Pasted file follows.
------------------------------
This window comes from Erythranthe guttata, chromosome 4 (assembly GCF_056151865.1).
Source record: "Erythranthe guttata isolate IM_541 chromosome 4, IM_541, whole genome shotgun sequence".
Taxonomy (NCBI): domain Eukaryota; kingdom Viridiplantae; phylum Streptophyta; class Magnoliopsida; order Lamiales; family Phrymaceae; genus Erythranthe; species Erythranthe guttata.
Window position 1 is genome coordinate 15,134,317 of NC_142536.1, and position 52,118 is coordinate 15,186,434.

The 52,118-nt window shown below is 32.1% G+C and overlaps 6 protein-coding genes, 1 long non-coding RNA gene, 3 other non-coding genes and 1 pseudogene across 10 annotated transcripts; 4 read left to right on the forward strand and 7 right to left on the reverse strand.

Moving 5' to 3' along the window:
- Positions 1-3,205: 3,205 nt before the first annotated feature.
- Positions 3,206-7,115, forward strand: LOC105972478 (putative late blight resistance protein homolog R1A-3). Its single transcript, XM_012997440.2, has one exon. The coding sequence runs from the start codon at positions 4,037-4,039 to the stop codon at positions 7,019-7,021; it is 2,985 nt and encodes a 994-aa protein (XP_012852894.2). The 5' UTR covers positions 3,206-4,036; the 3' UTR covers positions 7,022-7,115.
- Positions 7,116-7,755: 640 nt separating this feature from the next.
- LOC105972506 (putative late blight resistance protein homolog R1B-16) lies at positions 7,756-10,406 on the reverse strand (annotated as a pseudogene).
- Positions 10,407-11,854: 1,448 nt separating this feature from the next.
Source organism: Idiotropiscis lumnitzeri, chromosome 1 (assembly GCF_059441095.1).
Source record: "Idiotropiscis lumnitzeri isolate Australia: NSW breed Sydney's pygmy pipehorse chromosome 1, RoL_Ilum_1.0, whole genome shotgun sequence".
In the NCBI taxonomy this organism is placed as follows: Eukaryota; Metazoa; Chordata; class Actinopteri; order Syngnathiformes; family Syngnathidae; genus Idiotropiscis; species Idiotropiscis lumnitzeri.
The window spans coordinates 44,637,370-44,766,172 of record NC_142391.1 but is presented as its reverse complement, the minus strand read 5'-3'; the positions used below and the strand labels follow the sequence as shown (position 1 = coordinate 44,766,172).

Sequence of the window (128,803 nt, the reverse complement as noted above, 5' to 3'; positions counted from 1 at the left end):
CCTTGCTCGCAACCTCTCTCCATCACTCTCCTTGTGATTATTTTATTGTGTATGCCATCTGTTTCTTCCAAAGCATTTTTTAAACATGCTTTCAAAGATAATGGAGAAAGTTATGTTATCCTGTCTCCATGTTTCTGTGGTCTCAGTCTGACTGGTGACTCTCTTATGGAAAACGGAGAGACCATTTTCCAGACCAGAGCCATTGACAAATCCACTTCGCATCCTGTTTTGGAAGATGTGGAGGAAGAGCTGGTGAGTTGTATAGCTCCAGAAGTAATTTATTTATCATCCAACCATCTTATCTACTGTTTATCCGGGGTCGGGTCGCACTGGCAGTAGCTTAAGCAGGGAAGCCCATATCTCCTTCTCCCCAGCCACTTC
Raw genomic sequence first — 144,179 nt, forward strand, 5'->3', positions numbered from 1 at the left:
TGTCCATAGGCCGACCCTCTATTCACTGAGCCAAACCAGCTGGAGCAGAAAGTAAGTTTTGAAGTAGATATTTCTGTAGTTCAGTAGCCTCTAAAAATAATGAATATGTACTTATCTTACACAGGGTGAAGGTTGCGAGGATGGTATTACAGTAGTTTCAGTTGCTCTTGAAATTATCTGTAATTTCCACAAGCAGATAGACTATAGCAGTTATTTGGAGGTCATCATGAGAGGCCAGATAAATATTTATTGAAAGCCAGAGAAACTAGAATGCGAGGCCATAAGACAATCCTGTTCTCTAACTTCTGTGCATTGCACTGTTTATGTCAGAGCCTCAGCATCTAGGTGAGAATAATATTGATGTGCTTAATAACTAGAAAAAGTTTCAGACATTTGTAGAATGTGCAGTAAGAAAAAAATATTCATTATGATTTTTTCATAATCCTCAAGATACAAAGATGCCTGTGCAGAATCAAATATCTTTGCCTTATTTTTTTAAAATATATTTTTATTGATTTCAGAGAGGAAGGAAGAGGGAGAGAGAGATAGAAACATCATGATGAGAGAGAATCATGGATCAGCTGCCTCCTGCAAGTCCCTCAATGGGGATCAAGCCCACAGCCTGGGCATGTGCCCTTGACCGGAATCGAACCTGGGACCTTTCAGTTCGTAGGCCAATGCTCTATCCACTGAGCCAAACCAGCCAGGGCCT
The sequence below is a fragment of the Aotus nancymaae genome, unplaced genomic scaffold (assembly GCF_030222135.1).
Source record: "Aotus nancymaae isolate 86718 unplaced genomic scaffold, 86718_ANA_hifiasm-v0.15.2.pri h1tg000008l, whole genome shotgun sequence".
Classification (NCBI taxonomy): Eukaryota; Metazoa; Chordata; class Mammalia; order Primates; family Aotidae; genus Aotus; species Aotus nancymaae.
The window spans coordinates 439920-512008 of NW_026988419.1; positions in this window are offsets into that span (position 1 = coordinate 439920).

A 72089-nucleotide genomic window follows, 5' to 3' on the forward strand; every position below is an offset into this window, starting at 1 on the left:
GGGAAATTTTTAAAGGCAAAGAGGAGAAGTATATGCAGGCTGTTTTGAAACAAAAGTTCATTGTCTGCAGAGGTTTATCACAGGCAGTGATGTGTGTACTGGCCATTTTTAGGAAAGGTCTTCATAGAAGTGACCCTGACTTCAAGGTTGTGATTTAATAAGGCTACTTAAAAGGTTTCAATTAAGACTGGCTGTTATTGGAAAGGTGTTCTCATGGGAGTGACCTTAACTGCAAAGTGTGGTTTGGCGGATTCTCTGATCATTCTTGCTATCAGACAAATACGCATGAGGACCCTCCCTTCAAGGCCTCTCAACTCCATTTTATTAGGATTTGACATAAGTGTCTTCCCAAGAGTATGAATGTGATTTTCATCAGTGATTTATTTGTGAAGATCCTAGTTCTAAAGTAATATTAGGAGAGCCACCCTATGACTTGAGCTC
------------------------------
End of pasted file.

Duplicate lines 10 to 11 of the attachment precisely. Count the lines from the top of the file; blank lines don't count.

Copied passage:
- LOC105972506 (putative late blight resistance protein homolog R1B-16) lies at positions 7,756-10,406 on the reverse strand (annotated as a pseudogene).
- Positions 10,407-11,854: 1,448 nt separating this feature from the next.